I cant say. She was calm and secure throughtout the entire exorcism. She had a sweet smile.
I really loved her then. Did she notice?

She took away my sorrow. Did she know?
I cant but love her. Does she know?
I cant answer that.
I just hope she knows I really meant it when I said: ‘thank you’ ”

The second:

“What if I just don’t open the envelope?

The gravity of the matter is that it seems as if the dismal institution governing us tricks us into caring about the content of empty envelopes because the institution itself is full of emptiness. Hence, we are consumed by unimportant and mostly imaginary social conventions.

I wonder if I can change the WORLD simply by not opening the empty envelope full of empty words of empty lies we tell ourselves about empty dreams of empty smiles.

It is all a pointless and grotesque spectacle of sadism. I refuse to accept emptiness as my law. Whatever the envelope holds, it is disconnected from real virtue. I thus label it irrelevant and misleading. A sorry example of yet another social institution we foolishly surrender our lives to.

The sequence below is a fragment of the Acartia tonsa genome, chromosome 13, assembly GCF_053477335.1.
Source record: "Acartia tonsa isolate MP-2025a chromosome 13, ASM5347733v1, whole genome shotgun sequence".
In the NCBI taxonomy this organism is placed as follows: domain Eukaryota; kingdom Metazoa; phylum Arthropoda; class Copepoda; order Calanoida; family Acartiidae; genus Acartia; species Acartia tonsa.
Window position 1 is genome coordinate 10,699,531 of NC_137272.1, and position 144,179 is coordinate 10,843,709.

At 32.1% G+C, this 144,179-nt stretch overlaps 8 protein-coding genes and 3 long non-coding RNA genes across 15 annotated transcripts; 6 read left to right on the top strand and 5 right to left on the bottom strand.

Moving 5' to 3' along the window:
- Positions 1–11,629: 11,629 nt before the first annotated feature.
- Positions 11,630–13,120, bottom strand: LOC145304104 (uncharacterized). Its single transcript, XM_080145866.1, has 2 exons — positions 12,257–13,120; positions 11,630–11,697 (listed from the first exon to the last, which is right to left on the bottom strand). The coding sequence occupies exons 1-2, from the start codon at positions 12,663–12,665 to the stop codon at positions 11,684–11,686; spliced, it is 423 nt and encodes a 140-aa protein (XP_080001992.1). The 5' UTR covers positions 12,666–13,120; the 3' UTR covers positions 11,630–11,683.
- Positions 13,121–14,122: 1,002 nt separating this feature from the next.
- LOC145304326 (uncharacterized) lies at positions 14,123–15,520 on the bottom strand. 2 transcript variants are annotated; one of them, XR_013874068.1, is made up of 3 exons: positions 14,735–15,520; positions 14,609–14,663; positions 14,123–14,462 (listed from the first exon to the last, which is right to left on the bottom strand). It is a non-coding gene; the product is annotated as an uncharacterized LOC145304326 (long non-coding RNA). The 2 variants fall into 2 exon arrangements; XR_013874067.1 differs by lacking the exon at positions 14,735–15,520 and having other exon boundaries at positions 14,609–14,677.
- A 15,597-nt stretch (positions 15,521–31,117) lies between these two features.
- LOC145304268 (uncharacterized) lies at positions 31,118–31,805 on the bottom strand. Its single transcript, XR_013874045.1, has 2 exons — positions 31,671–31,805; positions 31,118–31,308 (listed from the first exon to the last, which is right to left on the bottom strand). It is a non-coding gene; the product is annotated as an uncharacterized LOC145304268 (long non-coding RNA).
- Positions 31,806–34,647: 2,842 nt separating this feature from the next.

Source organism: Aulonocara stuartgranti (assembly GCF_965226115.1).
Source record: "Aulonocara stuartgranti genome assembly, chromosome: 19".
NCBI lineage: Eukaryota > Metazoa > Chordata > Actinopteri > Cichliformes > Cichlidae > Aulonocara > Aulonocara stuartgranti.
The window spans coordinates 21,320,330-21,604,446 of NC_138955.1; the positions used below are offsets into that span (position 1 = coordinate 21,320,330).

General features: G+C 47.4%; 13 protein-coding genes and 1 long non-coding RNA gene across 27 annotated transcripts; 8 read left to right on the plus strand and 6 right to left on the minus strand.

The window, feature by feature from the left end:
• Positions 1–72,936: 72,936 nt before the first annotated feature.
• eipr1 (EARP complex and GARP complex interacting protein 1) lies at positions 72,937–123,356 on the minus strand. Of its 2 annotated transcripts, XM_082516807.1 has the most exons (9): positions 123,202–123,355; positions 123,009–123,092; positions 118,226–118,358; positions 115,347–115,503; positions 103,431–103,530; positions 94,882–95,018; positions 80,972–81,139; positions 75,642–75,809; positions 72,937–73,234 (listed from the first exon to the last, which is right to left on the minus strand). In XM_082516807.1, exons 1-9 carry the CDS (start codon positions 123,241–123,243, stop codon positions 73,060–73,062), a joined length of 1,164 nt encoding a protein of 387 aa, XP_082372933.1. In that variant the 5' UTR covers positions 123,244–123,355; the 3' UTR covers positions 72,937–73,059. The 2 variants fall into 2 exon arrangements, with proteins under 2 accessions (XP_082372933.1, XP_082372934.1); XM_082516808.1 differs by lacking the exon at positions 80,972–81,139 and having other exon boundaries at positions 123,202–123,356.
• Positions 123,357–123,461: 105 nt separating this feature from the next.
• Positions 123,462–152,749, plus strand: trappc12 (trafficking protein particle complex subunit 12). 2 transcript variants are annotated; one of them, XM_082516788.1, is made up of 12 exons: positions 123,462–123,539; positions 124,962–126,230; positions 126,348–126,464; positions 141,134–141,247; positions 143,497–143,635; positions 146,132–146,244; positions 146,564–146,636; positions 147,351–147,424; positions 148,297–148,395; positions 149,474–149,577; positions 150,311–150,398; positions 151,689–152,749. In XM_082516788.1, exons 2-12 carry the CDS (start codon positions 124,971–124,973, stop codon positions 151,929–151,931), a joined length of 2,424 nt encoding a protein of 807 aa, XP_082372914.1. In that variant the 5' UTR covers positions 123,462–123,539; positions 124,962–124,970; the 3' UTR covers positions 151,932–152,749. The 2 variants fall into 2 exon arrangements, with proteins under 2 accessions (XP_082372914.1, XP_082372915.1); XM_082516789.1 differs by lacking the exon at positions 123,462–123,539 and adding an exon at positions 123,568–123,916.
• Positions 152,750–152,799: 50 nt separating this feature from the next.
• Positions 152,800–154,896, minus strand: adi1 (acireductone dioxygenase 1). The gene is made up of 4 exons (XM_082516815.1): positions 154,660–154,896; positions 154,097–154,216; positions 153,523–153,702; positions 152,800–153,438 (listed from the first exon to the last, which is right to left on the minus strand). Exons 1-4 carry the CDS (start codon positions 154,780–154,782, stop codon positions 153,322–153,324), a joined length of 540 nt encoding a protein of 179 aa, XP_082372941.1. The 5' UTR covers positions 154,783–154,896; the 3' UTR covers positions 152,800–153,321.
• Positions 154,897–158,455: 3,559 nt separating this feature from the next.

There is no value to this hypocritical practice of sending empty envelopes to one another as if it masked the sad fact that we don’t care about each other’s well-being. It does not mean anything.

I know today that I dont want to ever aspire to a life full of empty envelopes. I want meaning: a meaningful life, not the empty words, the empty smiles or the numb hearts that come out of this factory of nothingness.

Until the envelope does not become the forgotten illusion it really is, i will not open it. I hate what it represents.

I will change my world by not opening the envelope. I will make every breath a statement of fullness.”

Taking Away Their Food, for Thought

Early this January, local governments restored a federal work requirement for food some stamp recipients in 23 mostly urban counties across North Carolina, including Wake County.

State senators that support the change say the work requirement will incentivize the unemployed beneficiaries to find work or to enroll in some sort of higher education or training program to improve their job skills. While this may be true, they forget one thing: You can’t always get what you want.